She wants to be a singer; you think she should go for a long-term career with job security and eventually retire with a good pension. But a new report suggests that in fact she’s the practical one. Why do parents make terrible careers advisers?
Today’s 14 and 15-year-olds are ambitious. They are optimistic about their prospects, but their career ideas are rather vague. Although 80 % of them have no intention of following in their parents’ footsteps, 69% still turn to their working future in a different way to their parents.
A job for life is not in their vocabulary; neither is a dead-end but secure job that is boring but pays the bills. Almost half the boys surveyed expected that their hobbies would lead them into the right sort of job, while most girls seemed determined to avoid traditionally female careers such as nursing.
In the past, this might have counted as bad news. Certainly when I was 15, my guidance counselors were horrified at my plans to become a writer. I’m glad I didn’t change my plans to suit them. Even so, their faith in rigid career path was well-founded. In those days, that was the way to get ahead.
But the world has changed. The global economy is not kind to yesterday’s diligent and dependable worker. The future belongs to quick-thinking people who are resourceful, ambitious and can take the initiative. This means that a 14-year-old who sees her working future as a kind of adventure, to be made up as she goes along, is not necessarily being unrealistic.
However, she has to have the training and guidance to help her develop the right skills for today’s market; not the rigid preparation for a workplace that disappeared twenty years ago. Many young people are very aware of the pitfalls of the flexible workplace; they understand that redundancy, downsizing and freelancing are all part of modern working life, but no one is telling them how they might be able to turn the new rules of the employment game to their advantage. This is what they need to know if they are to make a life for themselves.
So what is to be done? A good first step would be to change the way in which schools prepare young people for adult life. The education system is becoming less flexible and more obsessed with traditional skills at just the time that the employment market is going in the opposite direction.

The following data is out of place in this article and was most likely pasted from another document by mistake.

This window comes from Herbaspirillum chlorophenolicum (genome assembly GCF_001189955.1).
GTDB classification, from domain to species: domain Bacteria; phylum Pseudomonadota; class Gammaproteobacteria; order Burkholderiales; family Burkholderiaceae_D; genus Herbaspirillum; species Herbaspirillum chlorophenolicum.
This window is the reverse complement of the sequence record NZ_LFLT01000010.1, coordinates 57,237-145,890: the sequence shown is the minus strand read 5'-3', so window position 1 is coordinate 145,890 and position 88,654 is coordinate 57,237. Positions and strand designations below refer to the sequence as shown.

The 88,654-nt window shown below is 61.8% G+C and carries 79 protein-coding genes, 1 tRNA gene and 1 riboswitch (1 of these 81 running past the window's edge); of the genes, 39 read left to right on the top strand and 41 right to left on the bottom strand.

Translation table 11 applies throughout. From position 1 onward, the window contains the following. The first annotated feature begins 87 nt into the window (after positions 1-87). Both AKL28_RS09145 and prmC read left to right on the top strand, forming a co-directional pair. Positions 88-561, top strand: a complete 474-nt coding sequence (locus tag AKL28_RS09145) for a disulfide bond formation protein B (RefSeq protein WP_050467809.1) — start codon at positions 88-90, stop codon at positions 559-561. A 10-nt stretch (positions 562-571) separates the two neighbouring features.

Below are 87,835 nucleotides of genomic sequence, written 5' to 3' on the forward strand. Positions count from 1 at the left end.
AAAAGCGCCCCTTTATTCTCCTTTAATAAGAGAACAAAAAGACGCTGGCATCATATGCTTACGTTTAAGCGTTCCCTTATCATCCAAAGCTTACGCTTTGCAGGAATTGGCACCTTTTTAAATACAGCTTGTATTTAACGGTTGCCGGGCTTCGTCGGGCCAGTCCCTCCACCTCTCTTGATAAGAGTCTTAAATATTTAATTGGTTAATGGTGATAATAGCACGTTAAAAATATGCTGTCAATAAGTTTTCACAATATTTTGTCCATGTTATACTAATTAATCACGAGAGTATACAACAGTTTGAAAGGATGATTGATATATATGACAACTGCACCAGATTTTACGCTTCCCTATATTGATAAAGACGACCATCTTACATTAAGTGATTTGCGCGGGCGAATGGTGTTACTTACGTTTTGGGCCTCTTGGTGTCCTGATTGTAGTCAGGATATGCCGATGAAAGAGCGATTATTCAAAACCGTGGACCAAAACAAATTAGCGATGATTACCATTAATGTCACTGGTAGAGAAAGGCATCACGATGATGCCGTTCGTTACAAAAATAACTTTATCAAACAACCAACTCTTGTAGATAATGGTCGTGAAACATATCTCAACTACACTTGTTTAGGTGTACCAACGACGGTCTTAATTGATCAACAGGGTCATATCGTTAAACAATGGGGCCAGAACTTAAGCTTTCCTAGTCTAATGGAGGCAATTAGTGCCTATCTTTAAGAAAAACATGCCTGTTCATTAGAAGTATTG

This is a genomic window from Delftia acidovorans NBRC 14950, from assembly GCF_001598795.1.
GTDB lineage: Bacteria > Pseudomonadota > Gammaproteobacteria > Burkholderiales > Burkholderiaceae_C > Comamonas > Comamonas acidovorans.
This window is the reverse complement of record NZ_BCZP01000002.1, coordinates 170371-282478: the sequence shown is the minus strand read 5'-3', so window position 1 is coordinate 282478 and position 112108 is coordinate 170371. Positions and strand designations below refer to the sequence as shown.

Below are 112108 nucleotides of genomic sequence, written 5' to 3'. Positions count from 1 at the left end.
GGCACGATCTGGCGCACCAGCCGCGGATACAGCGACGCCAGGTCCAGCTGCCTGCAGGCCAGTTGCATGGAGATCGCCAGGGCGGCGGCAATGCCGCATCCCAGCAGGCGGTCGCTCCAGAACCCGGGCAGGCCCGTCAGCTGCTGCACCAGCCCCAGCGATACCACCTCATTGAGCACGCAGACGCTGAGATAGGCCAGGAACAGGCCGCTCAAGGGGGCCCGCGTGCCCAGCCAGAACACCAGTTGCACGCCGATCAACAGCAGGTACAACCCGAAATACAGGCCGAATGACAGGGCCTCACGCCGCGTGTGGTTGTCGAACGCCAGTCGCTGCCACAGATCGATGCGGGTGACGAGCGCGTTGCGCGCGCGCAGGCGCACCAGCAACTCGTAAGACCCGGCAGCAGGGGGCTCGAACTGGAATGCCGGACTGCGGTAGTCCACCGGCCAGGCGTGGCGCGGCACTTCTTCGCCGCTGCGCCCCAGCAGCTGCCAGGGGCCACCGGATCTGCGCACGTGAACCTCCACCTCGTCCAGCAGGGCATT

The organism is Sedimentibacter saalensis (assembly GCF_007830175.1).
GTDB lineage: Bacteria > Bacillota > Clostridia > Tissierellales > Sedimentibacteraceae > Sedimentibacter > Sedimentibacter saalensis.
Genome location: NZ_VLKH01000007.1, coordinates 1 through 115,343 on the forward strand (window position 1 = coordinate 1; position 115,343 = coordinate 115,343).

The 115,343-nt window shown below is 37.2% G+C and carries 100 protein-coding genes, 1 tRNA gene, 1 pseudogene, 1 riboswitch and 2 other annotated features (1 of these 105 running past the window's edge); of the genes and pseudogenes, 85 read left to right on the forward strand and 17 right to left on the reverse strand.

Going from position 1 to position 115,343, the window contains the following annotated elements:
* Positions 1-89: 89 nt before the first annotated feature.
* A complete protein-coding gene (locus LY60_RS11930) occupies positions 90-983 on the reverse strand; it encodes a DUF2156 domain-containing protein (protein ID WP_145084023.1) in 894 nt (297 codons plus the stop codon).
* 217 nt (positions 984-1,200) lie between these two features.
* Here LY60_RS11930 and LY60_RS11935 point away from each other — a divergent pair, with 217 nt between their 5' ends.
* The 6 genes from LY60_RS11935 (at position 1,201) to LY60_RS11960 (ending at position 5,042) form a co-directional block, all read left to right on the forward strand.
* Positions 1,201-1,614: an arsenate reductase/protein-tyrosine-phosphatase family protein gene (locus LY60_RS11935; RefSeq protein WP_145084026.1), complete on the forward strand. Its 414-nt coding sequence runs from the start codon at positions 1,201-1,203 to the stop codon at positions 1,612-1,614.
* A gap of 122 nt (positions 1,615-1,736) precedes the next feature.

Accurate, up-to-date information on new jobs and qualifications can help guidance counsellors to help their students. Young people need solid information on the sort of training they need to pursue the career of their dreams. Also, a little bit of encouragement from an adult can serve as an antidote to the constant criticism of teenagers in the press.
What, then, can we as parents do to help them? The best thing is to forget all the advice that your parents gave you, and step into your teenager’s shoes. Once you’ve done that, it’s easier to see how important it is that they learn how to be independent, resourceful and resilient. Give them the courage to follow their dreams – however odd they might sound right now. In a world that offers economic security to almost no one, imagination is a terrible thing to waste.
a) Look at the article and read the headings A-I below.
A Rethinking the way we teach them
B What young people don’t want
C See the world through their eyes
D A secure future
E Tomorrow’s working person
F The role of the modern careers advisor
G Need to support
H The old attitude
I Positive outlook, unclear plans
What do you think the article is going to be about?
b) Skim the text and highlight the sentences that summarise the main idea of each paragraph. Which words in each paragraph express the same idea as the headings A-I? Underline the words.
c) Now choose from the list (A-I) the heading which best fits each paragraph. There is one heading you do not need to use. There is one example (0).
d) Then think of another title for text. Write your title down.